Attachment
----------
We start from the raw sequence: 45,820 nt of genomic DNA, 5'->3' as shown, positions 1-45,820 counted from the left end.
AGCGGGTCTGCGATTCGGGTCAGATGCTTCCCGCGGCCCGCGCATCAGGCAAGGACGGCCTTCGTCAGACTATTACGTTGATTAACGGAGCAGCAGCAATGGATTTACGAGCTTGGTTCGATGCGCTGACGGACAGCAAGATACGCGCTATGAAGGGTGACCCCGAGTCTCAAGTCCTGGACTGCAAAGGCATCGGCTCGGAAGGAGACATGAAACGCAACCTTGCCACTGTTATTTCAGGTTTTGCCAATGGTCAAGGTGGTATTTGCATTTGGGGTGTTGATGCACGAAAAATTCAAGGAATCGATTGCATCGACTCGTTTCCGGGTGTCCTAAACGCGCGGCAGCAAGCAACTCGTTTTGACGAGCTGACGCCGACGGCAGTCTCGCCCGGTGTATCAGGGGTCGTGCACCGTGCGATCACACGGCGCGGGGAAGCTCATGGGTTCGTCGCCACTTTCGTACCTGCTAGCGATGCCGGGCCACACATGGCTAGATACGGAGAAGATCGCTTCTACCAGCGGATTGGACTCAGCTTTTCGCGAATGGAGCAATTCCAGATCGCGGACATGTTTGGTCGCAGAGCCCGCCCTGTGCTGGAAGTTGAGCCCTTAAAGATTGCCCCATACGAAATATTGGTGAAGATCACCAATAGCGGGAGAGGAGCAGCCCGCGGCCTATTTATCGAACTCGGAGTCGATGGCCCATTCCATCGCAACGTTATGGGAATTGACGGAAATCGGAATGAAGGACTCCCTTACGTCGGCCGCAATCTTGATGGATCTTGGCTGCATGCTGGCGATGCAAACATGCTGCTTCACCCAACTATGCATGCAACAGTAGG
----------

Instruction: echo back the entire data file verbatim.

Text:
We start from the raw sequence: 45,820 nt of genomic DNA, 5'->3' as shown, positions 1-45,820 counted from the left end.
AGCGGGTCTGCGATTCGGGTCAGATGCTTCCCGCGGCCCGCGCATCAGGCAAGGACGGCCTTCGTCAGACTATTACGTTGATTAACGGAGCAGCAGCAATGGATTTACGAGCTTGGTTCGATGCGCTGACGGACAGCAAGATACGCGCTATGAAGGGTGACCCCGAGTCTCAAGTCCTGGACTGCAAAGGCATCGGCTCGGAAGGAGACATGAAACGCAACCTTGCCACTGTTATTTCAGGTTTTGCCAATGGTCAAGGTGGTATTTGCATTTGGGGTGTTGATGCACGAAAAATTCAAGGAATCGATTGCATCGACTCGTTTCCGGGTGTCCTAAACGCGCGGCAGCAAGCAACTCGTTTTGACGAGCTGACGCCGACGGCAGTCTCGCCCGGTGTATCAGGGGTCGTGCACCGTGCGATCACACGGCGCGGGGAAGCTCATGGGTTCGTCGCCACTTTCGTACCTGCTAGCGATGCCGGGCCACACATGGCTAGATACGGAGAAGATCGCTTCTACCAGCGGATTGGACTCAGCTTTTCGCGAATGGAGCAATTCCAGATCGCGGACATGTTTGGTCGCAGAGCCCGCCCTGTGCTGGAAGTTGAGCCCTTAAAGATTGCCCCATACGAAATATTGGTGAAGATCACCAATAGCGGGAGAGGAGCAGCCCGCGGCCTATTTATCGAACTCGGAGTCGATGGCCCATTCCATCGCAACGTTATGGGAATTGACGGAAATCGGAATGAAGGACTCCCTTACGTCGGCCGCAATCTTGATGGATCTTGGCTGCATGCTGGCGATGCAAACATGCTGCTTCACCCAACTATGCATGCAACAGTAGG